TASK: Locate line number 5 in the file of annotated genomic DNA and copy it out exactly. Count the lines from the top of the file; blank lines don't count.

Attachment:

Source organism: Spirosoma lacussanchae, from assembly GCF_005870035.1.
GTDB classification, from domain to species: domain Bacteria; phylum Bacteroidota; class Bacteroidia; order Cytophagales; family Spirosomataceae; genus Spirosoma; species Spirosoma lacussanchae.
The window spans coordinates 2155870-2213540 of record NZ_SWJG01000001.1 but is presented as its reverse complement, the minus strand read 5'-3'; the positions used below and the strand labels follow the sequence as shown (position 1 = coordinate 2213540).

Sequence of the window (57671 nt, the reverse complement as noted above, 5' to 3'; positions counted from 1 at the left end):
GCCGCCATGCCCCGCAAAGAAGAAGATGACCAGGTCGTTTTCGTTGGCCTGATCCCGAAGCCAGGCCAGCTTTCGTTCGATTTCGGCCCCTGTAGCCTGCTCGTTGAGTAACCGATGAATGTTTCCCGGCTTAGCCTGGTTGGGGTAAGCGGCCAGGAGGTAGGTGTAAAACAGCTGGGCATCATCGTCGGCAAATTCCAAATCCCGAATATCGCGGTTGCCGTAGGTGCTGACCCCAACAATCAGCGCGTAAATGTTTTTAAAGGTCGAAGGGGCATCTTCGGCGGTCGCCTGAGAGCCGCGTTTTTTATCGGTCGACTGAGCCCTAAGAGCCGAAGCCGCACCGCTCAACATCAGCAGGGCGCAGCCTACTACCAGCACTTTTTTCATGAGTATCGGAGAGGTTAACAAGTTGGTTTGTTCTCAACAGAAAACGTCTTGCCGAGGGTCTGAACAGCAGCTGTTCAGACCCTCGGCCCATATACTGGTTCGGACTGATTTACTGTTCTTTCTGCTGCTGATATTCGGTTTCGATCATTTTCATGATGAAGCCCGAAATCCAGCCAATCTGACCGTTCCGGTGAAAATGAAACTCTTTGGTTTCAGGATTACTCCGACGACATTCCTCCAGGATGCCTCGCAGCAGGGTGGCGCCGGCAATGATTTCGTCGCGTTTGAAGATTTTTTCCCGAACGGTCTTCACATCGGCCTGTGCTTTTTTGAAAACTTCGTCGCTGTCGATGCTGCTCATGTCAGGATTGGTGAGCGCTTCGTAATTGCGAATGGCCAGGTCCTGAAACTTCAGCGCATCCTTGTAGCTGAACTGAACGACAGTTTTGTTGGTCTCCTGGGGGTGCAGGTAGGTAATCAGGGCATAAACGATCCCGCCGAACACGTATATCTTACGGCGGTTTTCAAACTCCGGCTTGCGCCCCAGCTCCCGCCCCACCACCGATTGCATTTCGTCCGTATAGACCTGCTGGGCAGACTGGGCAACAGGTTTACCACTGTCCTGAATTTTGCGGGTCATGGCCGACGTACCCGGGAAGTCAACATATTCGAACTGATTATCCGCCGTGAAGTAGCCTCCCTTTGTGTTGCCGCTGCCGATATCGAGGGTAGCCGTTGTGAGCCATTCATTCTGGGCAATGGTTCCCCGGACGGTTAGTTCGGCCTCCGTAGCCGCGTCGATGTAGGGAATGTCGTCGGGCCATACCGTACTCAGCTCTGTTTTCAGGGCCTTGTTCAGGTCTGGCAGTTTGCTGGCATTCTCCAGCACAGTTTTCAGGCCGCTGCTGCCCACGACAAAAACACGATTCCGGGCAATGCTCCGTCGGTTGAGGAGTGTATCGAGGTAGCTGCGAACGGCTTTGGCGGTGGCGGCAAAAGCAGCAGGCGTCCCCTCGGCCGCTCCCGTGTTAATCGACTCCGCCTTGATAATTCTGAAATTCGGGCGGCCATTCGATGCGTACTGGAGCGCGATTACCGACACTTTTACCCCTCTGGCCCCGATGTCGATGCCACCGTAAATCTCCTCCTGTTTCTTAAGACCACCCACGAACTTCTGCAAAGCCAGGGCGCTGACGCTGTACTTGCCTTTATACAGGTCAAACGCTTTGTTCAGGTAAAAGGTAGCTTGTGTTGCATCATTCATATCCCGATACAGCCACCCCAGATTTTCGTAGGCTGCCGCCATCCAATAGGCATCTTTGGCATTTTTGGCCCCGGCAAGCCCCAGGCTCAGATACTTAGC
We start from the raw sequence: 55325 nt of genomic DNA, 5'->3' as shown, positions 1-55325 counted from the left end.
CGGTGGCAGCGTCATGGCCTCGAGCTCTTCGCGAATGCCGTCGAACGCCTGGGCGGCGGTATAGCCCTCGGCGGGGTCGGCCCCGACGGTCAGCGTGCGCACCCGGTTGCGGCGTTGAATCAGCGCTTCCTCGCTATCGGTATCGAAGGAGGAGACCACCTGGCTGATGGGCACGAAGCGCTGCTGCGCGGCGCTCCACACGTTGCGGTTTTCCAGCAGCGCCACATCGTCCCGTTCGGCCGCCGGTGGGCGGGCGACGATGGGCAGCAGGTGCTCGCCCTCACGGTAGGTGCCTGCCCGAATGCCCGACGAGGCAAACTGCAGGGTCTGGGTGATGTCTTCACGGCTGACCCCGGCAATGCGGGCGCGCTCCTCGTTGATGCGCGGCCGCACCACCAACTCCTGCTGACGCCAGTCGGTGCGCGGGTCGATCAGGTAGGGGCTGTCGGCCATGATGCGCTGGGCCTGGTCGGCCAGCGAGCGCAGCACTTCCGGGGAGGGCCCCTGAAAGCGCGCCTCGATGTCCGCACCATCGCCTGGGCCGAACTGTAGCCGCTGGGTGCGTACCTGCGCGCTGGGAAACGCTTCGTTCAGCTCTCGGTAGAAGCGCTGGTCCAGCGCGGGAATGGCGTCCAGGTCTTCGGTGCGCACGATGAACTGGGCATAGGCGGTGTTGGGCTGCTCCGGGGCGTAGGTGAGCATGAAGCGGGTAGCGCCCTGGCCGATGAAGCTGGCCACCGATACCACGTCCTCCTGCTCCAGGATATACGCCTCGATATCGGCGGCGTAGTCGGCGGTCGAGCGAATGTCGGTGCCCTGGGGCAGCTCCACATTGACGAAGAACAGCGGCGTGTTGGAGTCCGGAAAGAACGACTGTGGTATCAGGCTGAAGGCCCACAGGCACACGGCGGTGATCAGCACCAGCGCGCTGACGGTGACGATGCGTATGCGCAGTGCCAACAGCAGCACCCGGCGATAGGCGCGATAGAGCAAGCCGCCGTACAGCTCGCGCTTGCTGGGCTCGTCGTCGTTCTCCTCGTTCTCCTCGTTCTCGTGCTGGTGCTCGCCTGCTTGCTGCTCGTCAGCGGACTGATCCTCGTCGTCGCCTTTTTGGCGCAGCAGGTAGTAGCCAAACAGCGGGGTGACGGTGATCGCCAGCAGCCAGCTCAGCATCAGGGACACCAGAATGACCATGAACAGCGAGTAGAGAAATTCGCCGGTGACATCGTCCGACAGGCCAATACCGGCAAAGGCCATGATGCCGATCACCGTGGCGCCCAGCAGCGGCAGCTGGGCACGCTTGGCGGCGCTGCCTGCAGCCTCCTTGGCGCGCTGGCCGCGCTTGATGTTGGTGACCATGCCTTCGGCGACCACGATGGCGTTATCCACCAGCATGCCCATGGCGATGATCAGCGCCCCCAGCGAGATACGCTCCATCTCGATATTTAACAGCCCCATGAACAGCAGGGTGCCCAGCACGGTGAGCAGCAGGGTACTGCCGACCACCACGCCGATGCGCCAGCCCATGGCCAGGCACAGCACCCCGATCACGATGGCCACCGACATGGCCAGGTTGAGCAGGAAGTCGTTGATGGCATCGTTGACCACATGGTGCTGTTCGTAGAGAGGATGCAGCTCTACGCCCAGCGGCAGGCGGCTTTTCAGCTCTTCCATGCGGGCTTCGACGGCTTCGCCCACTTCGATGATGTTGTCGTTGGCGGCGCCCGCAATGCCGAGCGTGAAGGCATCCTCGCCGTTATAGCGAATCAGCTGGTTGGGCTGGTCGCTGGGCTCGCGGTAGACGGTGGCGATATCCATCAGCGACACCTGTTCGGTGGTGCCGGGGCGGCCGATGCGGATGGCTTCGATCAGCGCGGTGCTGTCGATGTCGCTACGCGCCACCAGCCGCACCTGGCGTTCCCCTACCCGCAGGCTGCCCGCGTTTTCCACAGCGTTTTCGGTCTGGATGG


GCCGCCATGCCCCGCAAAGAAGAAGATGACCAGGTCGTTTTCGTTGGCCTGATCCCGAAGCCAGGCCAGCTTTCGTTCGATTTCGGCCCCTGTAGCCTGCTCGTTGAGTAACCGATGAATGTTTCCCGGCTTAGCCTGGTTGGGGTAAGCGGCCAGGAGGTAGGTGTAAAACAGCTGGGCATCATCGTCGGCAAATTCCAAATCCCGAATATCGCGGTTGCCGTAGGTGCTGACCCCAACAATCAGCGCGTAAATGTTTTTAAAGGTCGAAGGGGCATCTTCGGCGGTCGCCTGAGAGCCGCGTTTTTTATCGGTCGACTGAGCCCTAAGAGCCGAAGCCGCACCGCTCAACATCAGCAGGGCGCAGCCTACTACCAGCACTTTTTTCATGAGTATCGGAGAGGTTAACAAGTTGGTTTGTTCTCAACAGAAAACGTCTTGCCGAGGGTCTGAACAGCAGCTGTTCAGACCCTCGGCCCATATACTGGTTCGGACTGATTTACTGTTCTTTCTGCTGCTGATATTCGGTTTCGATCATTTTCATGATGAAGCCCGAAATCCAGCCAATCTGACCGTTCCGGTGAAAATGAAACTCTTTGGTTTCAGGATTACTCCGACGACATTCCTCCAGGATGCCTCGCAGCAGGGTGGCGCCGGCAATGATTTCGTCGCGTTTGAAGATTTTTTCCCGAACGGTCTTCACATCGGCCTGTGCTTTTTTGAAAACTTCGTCGCTGTCGATGCTGCTCATGTCAGGATTGGTGAGCGCTTCGTAATTGCGAATGGCCAGGTCCTGAAACTTCAGCGCATCCTTGTAGCTGAACTGAACGACAGTTTTGTTGGTCTCCTGGGGGTGCAGGTAGGTAATCAGGGCATAAACGATCCCGCCGAACACGTATATCTTACGGCGGTTTTCAAACTCCGGCTTGCGCCCCAGCTCCCGCCCCACCACCGATTGCATTTCGTCCGTATAGACCTGCTGGGCAGACTGGGCAACAGGTTTACCACTGTCCTGAATTTTGCGGGTCATGGCCGACGTACCCGGGAAGTCAACATATTCGAACTGATTATCCGCCGTGAAGTAGCCTCCCTTTGTGTTGCCGCTGCCGATATCGAGGGTAGCCGTTGTGAGCCATTCATTCTGGGCAATGGTTCCCCGGACGGTTAGTTCGGCCTCCGTAGCCGCGTCGATGTAGGGAATGTCGTCGGGCCATACCGTACTCAGCTCTGTTTTCAGGGCCTTGTTCAGGTCTGGCAGTTTGCTGGCATTCTCCAGCACAGTTTTCAGGCCGCTGCTGCCCACGACAAAAACACGATTCCGGGCAATGCTCCGTCGGTTGAGGAGTGTATCGAGGTAGCTGCGAACGGCTTTGGCGGTGGCGGCAAAAGCAGCAGGCGTCCCCTCGGCCGCTCCCGTGTTAATCGACTCCGCCTTGATAATTCTGAAATTCGGGCGGCCATTCGATGCGTACTGGAGCGCGATTACCGACACTTTTACCCCTCTGGCCCCGATGTCGATGCCACCGTAAATCTCCTCCTGTTTCTTAAGACCACCCACGAACTTCTGCAAAGCCAGGGCGCTGACGCTGTACTTGCCTTTATACAGGTCAAACGCTTTGTTCAGGTAAAAGGTAGCTTGTGTTGCATCATTCATATCCCGATACAGCCACCCCAGATTTTCGTAGGCTGCCGCCATCCAATAGGCATCTTTGGCATTTTTGGCCCCGGCAAGCCCCAGGCTCAGATACTTAGC